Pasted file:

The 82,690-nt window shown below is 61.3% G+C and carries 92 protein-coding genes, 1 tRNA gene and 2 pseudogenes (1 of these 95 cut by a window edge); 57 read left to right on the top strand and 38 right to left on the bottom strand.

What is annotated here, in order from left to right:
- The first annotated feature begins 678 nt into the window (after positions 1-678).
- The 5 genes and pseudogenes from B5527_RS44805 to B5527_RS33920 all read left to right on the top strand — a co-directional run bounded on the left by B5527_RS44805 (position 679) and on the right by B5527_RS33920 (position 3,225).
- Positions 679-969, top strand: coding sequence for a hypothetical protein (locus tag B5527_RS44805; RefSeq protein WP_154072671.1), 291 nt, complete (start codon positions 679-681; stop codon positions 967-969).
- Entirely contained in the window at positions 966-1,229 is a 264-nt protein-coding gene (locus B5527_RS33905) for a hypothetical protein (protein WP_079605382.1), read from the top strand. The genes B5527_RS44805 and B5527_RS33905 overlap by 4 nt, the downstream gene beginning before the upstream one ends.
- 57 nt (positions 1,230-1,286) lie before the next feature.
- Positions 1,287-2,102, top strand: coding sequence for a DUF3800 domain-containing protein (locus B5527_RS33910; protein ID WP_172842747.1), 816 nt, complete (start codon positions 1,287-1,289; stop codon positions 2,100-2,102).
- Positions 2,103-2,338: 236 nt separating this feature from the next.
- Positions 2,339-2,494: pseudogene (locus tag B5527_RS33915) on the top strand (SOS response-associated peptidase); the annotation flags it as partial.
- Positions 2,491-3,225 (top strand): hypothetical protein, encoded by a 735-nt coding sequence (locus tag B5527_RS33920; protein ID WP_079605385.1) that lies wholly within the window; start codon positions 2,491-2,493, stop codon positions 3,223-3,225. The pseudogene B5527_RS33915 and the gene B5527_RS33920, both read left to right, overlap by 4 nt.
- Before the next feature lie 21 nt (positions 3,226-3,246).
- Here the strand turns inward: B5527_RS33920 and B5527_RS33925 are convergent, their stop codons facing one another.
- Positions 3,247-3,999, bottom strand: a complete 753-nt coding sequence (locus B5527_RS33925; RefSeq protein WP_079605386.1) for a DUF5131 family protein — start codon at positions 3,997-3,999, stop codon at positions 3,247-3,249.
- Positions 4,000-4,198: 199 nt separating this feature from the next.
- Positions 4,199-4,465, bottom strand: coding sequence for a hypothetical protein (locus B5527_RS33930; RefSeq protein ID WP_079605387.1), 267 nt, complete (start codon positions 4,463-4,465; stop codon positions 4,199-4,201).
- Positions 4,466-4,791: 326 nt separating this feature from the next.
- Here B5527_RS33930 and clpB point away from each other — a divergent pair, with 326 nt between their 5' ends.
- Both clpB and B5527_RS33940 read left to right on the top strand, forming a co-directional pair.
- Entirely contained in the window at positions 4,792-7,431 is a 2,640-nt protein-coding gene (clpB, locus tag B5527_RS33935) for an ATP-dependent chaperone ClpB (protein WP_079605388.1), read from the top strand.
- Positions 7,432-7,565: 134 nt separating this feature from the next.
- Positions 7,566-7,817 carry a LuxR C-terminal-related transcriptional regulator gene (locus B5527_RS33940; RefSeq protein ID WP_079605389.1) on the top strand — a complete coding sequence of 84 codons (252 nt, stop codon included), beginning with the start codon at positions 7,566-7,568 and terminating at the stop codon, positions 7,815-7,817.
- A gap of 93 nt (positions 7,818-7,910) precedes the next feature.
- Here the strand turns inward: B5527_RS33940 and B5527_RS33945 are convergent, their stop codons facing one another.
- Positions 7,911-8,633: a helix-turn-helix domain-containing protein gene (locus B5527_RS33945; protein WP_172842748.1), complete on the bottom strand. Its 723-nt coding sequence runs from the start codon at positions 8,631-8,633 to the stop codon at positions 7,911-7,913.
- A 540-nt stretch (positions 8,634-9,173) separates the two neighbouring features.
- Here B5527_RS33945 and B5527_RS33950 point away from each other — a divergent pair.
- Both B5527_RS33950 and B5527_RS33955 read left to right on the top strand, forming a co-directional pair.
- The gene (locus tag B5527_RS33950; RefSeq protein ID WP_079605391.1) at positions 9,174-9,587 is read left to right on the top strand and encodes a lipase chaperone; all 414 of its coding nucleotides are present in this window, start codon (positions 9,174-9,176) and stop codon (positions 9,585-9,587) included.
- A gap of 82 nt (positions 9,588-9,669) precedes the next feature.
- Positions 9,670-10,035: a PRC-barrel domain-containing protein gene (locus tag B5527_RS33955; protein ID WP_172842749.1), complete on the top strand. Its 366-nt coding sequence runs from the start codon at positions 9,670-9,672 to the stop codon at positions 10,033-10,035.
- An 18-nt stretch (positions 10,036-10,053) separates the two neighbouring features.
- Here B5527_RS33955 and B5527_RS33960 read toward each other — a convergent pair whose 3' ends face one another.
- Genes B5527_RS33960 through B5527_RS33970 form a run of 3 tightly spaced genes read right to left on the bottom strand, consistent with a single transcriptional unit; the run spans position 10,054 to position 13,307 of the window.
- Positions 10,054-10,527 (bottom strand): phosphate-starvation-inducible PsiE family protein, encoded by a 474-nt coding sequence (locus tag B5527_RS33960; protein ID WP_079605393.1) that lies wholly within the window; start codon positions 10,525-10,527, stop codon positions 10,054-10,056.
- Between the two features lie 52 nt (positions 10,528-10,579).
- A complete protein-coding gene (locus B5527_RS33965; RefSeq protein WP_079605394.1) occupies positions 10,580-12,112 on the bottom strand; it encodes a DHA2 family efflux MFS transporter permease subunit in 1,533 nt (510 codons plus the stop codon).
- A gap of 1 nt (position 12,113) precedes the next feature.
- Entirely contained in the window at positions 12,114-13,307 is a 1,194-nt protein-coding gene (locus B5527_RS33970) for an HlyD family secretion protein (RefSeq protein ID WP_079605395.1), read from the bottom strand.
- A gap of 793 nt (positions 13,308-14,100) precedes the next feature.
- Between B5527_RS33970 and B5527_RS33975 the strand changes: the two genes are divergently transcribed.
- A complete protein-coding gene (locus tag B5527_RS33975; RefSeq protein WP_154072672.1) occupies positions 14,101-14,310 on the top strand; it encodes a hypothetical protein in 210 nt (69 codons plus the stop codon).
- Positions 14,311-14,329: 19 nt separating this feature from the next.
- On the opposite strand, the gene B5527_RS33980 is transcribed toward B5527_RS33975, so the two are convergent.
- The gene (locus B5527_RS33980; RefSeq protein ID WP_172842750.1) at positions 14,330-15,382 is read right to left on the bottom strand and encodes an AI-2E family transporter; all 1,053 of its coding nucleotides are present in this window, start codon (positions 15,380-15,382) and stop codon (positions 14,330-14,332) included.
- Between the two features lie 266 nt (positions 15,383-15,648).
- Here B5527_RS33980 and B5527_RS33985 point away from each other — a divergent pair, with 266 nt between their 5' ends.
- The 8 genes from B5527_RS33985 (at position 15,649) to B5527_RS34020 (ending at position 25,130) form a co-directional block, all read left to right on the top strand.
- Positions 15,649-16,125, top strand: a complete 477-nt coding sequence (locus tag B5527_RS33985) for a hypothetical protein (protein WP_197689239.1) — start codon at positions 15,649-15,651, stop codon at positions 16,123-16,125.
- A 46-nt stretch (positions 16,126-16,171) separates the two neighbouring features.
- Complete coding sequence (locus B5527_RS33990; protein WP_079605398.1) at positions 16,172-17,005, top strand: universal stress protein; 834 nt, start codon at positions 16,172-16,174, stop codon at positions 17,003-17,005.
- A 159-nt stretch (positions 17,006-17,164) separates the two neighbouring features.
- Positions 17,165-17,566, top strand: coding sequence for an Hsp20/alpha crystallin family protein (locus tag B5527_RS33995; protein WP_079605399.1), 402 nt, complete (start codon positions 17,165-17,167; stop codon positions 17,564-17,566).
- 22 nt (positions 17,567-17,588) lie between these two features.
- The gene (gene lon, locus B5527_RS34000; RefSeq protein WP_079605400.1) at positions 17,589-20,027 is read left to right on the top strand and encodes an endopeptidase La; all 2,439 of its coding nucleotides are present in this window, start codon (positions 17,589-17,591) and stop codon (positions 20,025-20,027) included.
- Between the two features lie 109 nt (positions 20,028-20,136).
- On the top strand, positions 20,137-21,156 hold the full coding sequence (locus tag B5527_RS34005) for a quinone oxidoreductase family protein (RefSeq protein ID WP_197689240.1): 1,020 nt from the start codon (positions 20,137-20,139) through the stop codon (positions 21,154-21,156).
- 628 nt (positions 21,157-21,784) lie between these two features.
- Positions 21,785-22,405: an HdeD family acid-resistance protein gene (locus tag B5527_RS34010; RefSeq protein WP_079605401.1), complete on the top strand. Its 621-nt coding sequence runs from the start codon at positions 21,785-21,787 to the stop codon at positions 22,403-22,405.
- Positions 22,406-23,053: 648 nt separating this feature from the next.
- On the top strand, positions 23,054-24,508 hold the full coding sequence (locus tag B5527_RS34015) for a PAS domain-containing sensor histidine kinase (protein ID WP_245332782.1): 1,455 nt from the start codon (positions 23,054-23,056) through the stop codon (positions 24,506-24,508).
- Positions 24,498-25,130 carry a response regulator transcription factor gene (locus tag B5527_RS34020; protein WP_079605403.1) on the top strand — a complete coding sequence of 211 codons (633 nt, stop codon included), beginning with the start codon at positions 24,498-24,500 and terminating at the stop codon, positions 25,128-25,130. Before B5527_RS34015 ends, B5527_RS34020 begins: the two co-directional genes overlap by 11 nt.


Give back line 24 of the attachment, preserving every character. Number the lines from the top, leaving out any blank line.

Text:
- Here the strand turns inward: B5527_RS33940 and B5527_RS33945 are convergent, their stop codons facing one another.